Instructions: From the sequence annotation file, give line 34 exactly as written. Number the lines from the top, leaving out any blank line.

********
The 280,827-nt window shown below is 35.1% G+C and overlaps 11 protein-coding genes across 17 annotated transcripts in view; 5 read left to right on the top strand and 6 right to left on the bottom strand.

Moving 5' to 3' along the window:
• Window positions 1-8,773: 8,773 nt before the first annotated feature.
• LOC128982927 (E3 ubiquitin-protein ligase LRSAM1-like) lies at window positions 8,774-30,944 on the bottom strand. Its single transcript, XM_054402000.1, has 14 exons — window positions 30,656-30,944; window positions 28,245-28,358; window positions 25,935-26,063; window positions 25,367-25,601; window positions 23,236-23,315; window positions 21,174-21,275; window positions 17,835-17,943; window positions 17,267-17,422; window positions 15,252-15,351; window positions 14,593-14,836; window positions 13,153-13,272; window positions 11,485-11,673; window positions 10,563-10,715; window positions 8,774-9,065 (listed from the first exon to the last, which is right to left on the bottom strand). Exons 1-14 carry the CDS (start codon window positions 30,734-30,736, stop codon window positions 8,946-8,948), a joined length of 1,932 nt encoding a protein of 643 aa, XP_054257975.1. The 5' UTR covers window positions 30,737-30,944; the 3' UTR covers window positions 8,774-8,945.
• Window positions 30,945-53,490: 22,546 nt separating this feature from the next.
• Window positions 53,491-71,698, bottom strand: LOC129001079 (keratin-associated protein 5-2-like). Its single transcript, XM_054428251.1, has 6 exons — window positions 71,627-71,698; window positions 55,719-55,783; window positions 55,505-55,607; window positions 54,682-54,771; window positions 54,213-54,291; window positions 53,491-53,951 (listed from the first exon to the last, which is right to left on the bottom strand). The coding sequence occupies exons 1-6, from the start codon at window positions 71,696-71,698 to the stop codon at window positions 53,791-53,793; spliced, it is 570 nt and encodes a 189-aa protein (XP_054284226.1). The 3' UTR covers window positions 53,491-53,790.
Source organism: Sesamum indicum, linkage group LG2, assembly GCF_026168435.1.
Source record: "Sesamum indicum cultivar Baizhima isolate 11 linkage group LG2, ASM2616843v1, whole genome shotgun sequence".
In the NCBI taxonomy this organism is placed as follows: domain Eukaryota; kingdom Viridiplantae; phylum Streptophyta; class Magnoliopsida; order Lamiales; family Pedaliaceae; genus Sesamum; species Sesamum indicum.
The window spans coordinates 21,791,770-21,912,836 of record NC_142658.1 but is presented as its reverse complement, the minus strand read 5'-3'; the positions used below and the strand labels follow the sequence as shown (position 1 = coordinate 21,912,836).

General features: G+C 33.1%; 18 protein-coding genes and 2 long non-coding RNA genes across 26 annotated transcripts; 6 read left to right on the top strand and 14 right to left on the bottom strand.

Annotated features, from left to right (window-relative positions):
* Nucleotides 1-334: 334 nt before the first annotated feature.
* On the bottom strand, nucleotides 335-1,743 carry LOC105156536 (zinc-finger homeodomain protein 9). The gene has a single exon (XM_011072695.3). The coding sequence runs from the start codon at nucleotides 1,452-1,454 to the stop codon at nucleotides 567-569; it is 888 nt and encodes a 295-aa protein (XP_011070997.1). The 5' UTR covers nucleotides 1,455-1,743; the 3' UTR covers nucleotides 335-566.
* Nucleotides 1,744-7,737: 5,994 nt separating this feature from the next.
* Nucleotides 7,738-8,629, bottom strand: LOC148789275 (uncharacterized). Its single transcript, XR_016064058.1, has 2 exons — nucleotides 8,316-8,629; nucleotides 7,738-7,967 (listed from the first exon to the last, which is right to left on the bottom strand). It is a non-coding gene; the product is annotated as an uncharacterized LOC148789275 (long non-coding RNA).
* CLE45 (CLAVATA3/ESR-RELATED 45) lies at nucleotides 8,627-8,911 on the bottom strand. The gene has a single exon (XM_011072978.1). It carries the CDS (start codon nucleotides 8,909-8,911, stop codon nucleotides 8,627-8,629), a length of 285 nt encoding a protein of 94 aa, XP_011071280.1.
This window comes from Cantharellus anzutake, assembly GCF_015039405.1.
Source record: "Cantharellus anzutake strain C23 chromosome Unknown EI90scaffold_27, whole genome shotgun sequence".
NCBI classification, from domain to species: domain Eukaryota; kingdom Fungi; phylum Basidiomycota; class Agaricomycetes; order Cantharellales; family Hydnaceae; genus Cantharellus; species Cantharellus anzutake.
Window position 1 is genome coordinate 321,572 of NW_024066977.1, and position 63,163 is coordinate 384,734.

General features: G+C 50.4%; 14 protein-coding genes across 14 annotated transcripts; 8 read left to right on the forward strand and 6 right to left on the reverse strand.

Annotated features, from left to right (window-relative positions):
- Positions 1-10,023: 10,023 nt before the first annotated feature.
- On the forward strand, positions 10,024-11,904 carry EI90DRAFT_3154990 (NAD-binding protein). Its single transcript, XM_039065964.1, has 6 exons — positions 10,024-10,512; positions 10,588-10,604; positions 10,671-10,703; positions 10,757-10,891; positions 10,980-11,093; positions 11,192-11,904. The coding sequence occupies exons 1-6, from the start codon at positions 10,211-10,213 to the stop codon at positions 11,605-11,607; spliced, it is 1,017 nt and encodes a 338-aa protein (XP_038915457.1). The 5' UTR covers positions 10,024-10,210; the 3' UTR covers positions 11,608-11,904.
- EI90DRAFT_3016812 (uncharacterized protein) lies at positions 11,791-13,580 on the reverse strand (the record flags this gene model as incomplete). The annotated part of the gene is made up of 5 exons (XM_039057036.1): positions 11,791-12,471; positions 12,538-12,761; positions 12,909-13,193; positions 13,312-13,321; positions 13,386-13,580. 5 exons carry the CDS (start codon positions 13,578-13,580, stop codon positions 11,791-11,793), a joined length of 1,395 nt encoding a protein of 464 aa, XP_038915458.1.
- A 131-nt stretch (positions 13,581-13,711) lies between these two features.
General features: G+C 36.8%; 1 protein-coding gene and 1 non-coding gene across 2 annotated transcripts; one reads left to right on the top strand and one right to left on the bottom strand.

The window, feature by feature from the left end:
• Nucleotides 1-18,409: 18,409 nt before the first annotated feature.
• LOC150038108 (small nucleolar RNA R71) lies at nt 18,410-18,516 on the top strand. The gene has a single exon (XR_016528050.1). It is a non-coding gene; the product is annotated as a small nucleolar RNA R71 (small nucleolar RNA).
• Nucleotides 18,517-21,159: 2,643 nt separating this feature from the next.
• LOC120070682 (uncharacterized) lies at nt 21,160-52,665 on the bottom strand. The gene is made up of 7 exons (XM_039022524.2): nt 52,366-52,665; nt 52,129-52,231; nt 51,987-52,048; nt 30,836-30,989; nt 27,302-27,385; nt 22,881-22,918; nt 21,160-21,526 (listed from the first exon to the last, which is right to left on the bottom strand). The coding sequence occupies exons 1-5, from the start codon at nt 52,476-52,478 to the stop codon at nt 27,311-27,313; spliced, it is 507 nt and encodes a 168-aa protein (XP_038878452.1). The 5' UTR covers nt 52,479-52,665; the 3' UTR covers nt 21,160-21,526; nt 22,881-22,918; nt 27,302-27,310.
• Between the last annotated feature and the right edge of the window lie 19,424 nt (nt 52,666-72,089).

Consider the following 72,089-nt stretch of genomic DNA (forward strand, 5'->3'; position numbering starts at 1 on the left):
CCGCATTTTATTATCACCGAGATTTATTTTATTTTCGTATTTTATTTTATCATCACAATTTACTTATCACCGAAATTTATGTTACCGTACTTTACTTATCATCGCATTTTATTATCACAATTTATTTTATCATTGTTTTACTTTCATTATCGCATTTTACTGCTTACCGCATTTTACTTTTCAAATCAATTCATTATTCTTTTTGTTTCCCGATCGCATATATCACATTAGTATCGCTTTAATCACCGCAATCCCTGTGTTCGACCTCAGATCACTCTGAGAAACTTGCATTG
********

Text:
• Between the last annotated feature and the right edge of the window lie 19,424 nt (nt 52,666-72,089).